Off Center
 
I often hear call center managers boast about how extensive their new-hire and continuous training is, but then when I ask them how they formally measure the effectiveness of each method and module delivered, they look at me like I’m drunk or crazy. Often I am both, but that doesn’t make my question any less appropriate or important.   

Developing and delivering training is only half the battle. Call centers need to regularly track training’s impact and success. Doing so not only ensures continuous performance improvement and maximizes the organization’s training investment, it gives call center managers tangible training data they can present at industry events and in publications to make their industry peers feel vastly inferior. And isn’t that the real reason why most of you got into this business in the first place?

Accurately tracking new-hire training effectiveness is not as easy as it sounds, which is why I merely write about top call centers rather than manage one myself. However, in my time snooping around the industry, interviewing experts and analyzing training success, I have seen a host of organizations that do a spot-on job of measuring the impact that training has on immediate and long-term agent performance.

Here are several ways they go about it:

Written training tests. Top call centers develop written tests on training material and administer them… 
  • Before actual training is provided – to measure base-level proficiency prior to training.
  •  Just after training is provided – to measure training comprehension and initial skill/knowledge absorption.
  • Weeks or even months after the training has been provided – to measure the impact of daily headset shocks and customer insults on long-term memory.

On-the-job training assessments. These are focused performance evaluations designed to measure the application of specific skills and knowledge that agents totally ignored during training. As with written tests, many call centers first conduct such assessments (via role-play or simulation exercises) prior to delivering training to gauge skill level before instruction. Soon after training has been delivered, the real on-the-job assessments are carried out – sometimes via role-play/simulations, but usually while agents are panicking on actual calls.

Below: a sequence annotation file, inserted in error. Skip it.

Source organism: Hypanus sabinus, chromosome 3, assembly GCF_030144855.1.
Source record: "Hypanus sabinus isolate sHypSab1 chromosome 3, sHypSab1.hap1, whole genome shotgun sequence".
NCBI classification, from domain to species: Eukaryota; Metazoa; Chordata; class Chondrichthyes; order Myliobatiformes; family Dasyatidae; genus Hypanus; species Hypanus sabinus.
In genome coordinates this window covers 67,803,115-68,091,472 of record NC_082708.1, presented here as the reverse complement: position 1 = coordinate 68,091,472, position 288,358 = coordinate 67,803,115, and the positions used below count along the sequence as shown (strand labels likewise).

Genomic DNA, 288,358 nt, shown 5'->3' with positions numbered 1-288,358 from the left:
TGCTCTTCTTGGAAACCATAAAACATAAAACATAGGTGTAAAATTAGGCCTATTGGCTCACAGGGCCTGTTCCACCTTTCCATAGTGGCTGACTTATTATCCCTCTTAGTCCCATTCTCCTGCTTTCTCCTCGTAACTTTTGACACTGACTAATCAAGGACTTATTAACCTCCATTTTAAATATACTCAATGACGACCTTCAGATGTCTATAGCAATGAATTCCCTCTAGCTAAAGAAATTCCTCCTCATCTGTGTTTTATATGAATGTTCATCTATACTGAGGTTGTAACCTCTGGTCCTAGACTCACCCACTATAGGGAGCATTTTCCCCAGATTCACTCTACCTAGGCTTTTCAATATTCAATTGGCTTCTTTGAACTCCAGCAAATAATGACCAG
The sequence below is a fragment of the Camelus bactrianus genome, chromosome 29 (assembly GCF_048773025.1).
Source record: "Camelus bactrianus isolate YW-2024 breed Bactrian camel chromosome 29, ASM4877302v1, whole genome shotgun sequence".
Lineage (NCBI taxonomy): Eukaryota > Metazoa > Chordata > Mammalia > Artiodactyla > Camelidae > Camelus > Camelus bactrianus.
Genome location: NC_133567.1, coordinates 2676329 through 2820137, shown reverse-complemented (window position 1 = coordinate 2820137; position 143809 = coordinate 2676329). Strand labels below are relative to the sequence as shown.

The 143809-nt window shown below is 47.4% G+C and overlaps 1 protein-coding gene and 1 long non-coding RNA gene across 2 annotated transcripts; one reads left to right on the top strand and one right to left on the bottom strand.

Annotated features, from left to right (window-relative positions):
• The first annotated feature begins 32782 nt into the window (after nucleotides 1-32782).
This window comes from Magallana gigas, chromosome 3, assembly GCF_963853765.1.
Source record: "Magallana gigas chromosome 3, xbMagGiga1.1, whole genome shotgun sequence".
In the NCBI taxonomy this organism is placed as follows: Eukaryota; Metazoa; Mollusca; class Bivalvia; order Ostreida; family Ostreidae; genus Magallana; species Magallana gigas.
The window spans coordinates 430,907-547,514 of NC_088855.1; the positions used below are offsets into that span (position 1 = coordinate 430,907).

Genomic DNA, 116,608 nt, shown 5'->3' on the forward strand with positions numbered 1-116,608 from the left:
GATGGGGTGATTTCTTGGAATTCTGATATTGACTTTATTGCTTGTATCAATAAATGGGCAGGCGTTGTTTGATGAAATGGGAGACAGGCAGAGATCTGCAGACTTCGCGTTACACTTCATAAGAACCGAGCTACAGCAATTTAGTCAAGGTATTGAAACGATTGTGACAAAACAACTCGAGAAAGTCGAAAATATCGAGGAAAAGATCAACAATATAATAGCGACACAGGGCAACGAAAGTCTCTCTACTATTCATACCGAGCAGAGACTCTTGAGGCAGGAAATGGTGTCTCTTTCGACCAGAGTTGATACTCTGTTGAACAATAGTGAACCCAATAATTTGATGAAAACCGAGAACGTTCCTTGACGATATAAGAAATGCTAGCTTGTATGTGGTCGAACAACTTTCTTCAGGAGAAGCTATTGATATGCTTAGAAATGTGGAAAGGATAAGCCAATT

Specific assessments are also conducted periodically well after training has been completed – not just to gauge how well agents have retained and are applying the skills/knowledge in question, but also because many supervisors are sadistic and like to see even their most experienced agents tremble.


Agent feedback. Measuring training success isn’t all about post-training tests and assessment scores. How agents themselves feel about the training received is critical, too – or at least you should make them think that. Soliciting agent feedback after training can shed ample light on why certain elements of training fail while others fail worse.

The best call centers ask agents about: Which training programs and delivery methods they found most impactful and engaging; which programs/methods they found superfluous; and which ones made them throw up a little in their own mouth. Agent input is captured and tracked to help spot common trends in training effectiveness and common problems that detract from agent development – mostly the latter. 


Customer feedback. Customers’ comments on post-call satisfaction surveys, along with their furious rants captured on call recordings, can also be helpful in highlighting training successes and shortcomings.

Sharp managers pay close attention to customer input in areas for which agents have recently received training. For example, if an agent who has just completed a special module on courteousness/professionalism receives numerous comments from customers about how rude and abrupt the agent was on the call, the manager/supervisor then knows that the training was highly ineffective. However, it could also simply be that the agent in question is a sociopath, in which case he or she should be moved into the IT department immediately.